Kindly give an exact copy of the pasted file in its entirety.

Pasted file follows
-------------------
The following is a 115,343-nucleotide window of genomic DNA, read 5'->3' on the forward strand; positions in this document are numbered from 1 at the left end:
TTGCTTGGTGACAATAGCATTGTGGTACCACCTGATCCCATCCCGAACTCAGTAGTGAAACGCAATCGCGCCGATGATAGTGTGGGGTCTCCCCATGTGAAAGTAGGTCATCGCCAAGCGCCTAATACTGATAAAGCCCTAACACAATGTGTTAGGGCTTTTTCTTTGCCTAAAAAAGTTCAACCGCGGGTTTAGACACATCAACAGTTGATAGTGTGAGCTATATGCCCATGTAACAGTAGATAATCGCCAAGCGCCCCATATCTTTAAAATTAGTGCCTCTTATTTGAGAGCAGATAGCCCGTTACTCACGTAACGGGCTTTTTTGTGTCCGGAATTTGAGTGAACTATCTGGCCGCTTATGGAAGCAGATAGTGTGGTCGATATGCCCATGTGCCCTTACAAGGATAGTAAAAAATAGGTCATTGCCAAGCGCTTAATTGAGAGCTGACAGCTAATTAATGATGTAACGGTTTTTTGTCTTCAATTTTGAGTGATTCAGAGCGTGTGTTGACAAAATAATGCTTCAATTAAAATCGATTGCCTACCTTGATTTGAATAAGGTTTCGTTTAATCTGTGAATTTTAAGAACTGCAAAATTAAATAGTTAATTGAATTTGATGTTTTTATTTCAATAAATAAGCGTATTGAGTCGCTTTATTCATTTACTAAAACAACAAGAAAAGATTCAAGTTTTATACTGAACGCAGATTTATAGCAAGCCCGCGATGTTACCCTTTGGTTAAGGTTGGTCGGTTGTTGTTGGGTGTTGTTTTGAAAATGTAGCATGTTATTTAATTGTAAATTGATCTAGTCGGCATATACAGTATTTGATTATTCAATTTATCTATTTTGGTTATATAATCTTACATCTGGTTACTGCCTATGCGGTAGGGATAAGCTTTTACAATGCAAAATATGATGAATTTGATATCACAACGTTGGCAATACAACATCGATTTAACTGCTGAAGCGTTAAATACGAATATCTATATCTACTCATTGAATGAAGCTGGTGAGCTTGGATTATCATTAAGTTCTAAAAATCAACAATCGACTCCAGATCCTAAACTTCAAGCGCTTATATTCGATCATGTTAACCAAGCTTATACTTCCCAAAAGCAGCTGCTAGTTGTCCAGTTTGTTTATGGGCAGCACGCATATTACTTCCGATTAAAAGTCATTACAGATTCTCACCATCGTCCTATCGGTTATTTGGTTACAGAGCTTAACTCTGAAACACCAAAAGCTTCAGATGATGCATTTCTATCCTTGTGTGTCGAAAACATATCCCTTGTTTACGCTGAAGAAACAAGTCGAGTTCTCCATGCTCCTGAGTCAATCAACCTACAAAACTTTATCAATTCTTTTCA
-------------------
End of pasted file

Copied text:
The following is a 115,343-nucleotide window of genomic DNA, read 5'->3' on the forward strand; positions in this document are numbered from 1 at the left end:
TTGCTTGGTGACAATAGCATTGTGGTACCACCTGATCCCATCCCGAACTCAGTAGTGAAACGCAATCGCGCCGATGATAGTGTGGGGTCTCCCCATGTGAAAGTAGGTCATCGCCAAGCGCCTAATACTGATAAAGCCCTAACACAATGTGTTAGGGCTTTTTCTTTGCCTAAAAAAGTTCAACCGCGGGTTTAGACACATCAACAGTTGATAGTGTGAGCTATATGCCCATGTAACAGTAGATAATCGCCAAGCGCCCCATATCTTTAAAATTAGTGCCTCTTATTTGAGAGCAGATAGCCCGTTACTCACGTAACGGGCTTTTTTGTGTCCGGAATTTGAGTGAACTATCTGGCCGCTTATGGAAGCAGATAGTGTGGTCGATATGCCCATGTGCCCTTACAAGGATAGTAAAAAATAGGTCATTGCCAAGCGCTTAATTGAGAGCTGACAGCTAATTAATGATGTAACGGTTTTTTGTCTTCAATTTTGAGTGATTCAGAGCGTGTGTTGACAAAATAATGCTTCAATTAAAATCGATTGCCTACCTTGATTTGAATAAGGTTTCGTTTAATCTGTGAATTTTAAGAACTGCAAAATTAAATAGTTAATTGAATTTGATGTTTTTATTTCAATAAATAAGCGTATTGAGTCGCTTTATTCATTTACTAAAACAACAAGAAAAGATTCAAGTTTTATACTGAACGCAGATTTATAGCAAGCCCGCGATGTTACCCTTTGGTTAAGGTTGGTCGGTTGTTGTTGGGTGTTGTTTTGAAAATGTAGCATGTTATTTAATTGTAAATTGATCTAGTCGGCATATACAGTATTTGATTATTCAATTTATCTATTTTGGTTATATAATCTTACATCTGGTTACTGCCTATGCGGTAGGGATAAGCTTTTACAATGCAAAATATGATGAATTTGATATCACAACGTTGGCAATACAACATCGATTTAACTGCTGAAGCGTTAAATACGAATATCTATATCTACTCATTGAATGAAGCTGGTGAGCTTGGATTATCATTAAGTTCTAAAAATCAACAATCGACTCCAGATCCTAAACTTCAAGCGCTTATATTCGATCATGTTAACCAAGCTTATACTTCCCAAAAGCAGCTGCTAGTTGTCCAGTTTGTTTATGGGCAGCACGCATATTACTTCCGATTAAAAGTCATTACAGATTCTCACCATCGTCCTATCGGTTATTTGGTTACAGAGCTTAACTCTGAAACACCAAAAGCTTCAGATGATGCATTTCTATCCTTGTGTGTCGAAAACATATCCCTTGTTTACGCTGAAGAAACAAGTCGAGTTCTCCATGCTCCTGAGTCAATCAACCTACAAAACTTTATCAATTCTTTTCA